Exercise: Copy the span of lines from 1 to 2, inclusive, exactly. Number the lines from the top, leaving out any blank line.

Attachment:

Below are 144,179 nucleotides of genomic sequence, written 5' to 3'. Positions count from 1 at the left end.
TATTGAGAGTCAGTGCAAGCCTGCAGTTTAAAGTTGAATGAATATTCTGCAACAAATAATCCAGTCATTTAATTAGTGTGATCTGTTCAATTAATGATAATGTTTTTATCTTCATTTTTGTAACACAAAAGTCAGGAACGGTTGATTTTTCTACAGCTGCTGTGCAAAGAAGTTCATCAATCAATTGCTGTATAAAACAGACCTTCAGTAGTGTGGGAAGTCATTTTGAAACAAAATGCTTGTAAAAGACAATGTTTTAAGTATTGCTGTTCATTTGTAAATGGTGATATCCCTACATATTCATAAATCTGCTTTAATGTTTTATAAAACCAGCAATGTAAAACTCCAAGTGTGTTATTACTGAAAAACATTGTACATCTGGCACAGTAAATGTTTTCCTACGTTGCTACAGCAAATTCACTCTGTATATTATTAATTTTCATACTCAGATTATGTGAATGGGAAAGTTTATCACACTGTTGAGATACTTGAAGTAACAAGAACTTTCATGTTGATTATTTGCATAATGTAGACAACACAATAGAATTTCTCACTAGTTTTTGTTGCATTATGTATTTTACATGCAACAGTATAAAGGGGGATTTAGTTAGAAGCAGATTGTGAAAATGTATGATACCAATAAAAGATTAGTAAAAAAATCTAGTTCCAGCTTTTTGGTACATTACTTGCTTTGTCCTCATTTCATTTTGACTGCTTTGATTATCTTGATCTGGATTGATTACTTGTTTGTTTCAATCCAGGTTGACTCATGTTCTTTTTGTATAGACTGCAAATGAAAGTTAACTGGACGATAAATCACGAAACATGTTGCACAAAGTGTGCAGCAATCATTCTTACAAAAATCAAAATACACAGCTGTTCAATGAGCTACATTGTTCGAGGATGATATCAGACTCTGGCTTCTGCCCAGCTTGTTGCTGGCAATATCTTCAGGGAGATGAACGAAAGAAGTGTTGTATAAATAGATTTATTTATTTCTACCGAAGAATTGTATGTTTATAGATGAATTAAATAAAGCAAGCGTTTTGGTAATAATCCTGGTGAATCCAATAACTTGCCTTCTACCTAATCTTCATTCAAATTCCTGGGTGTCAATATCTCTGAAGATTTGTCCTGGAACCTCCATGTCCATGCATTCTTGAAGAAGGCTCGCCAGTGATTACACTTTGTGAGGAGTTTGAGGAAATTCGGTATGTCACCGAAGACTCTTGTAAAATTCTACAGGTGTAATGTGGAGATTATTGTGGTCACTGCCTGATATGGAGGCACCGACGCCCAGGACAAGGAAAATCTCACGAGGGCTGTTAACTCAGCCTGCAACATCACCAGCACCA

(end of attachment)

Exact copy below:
Below are 144,179 nucleotides of genomic sequence, written 5' to 3'. Positions count from 1 at the left end.
TATTGAGAGTCAGTGCAAGCCTGCAGTTTAAAGTTGAATGAATATTCTGCAACAAATAATCCAGTCATTTAATTAGTGTGATCTGTTCAATTAATGATAATGTTTTTATCTTCATTTTTGTAACACAAAAGTCAGGAACGGTTGATTTTTCTACAGCTGCTGTGCAAAGAAGTTCATCAATCAATTGCTGTATAAAACAGACCTTCAGTAGTGTGGGAAGTCATTTTGAAACAAAATGCTTGTAAAAGACAATGTTTTAAGTATTGCTGTTCATTTGTAAATGGTGATATCCCTACATATTCATAAATCTGCTTTAATGTTTTATAAAACCAGCAATGTAAAACTCCAAGTGTGTTATTACTGAAAAACATTGTACATCTGGCACAGTAAATGTTTTCCTACGTTGCTACAGCAAATTCACTCTGTATATTATTAATTTTCATACTCAGATTATGTGAATGGGAAAGTTTATCACACTGTTGAGATACTTGAAGTAACAAGAACTTTCATGTTGATTATTTGCATAATGTAGACAACACAATAGAATTTCTCACTAGTTTTTGTTGCATTATGTATTTTACATGCAACAGTATAAAGGGGGATTTAGTTAGAAGCAGATTGTGAAAATGTATGATACCAATAAAAGATTAGTAAAAAAATCTAGTTCCAGCTTTTTGGTACATTACTTGCTTTGTCCTCATTTCATTTTGACTGCTTTGATTATCTTGATCTGGATTGATTACTTGTTTGTTTCAATCCAGGTTGACTCATGTTCTTTTTGTATAGACTGCAAATGAAAGTTAACTGGACGATAAATCACGAAACATGTTGCACAAAGTGTGCAGCAATCATTCTTACAAAAATCAAAATACACAGCTGTTCAATGAGCTACATTGTTCGAGGATGATATCAGACTCTGGCTTCTGCCCAGCTTGTTGCTGGCAATATCTTCAGGGAGATGAACGAAAGAAGTGTTGTATAAATAGATTTATTTATTTCTACCGAAGAATTGTATGTTTATAGATGAATTAAATAAAGCAAGCGTTTTGGTAATAATCCTGGTGAATCCAATAACTTGCCTTCTACCTAATCTTCATTCAAATTCCTGGGTGTCAATATCTCTGAAGATTTGTCCTGGAACCTCCATGTCCATGCATTCTTGAAGAAGGCTCGCCAGTGATTACACTTTGTGAGGAGTTTGAGGAAATTCGGTATGTCACCGAAGACTCTTGTAAAATTCTACAGGTGTAATGTGGAGATTATTGTGGTCACTGCCTGATATGGAGGCACCGACGCCCAGGACAAGGAAAATCTCACGAGGGCTGTTAACTCAGCCTGCAACATCACCAGCACCA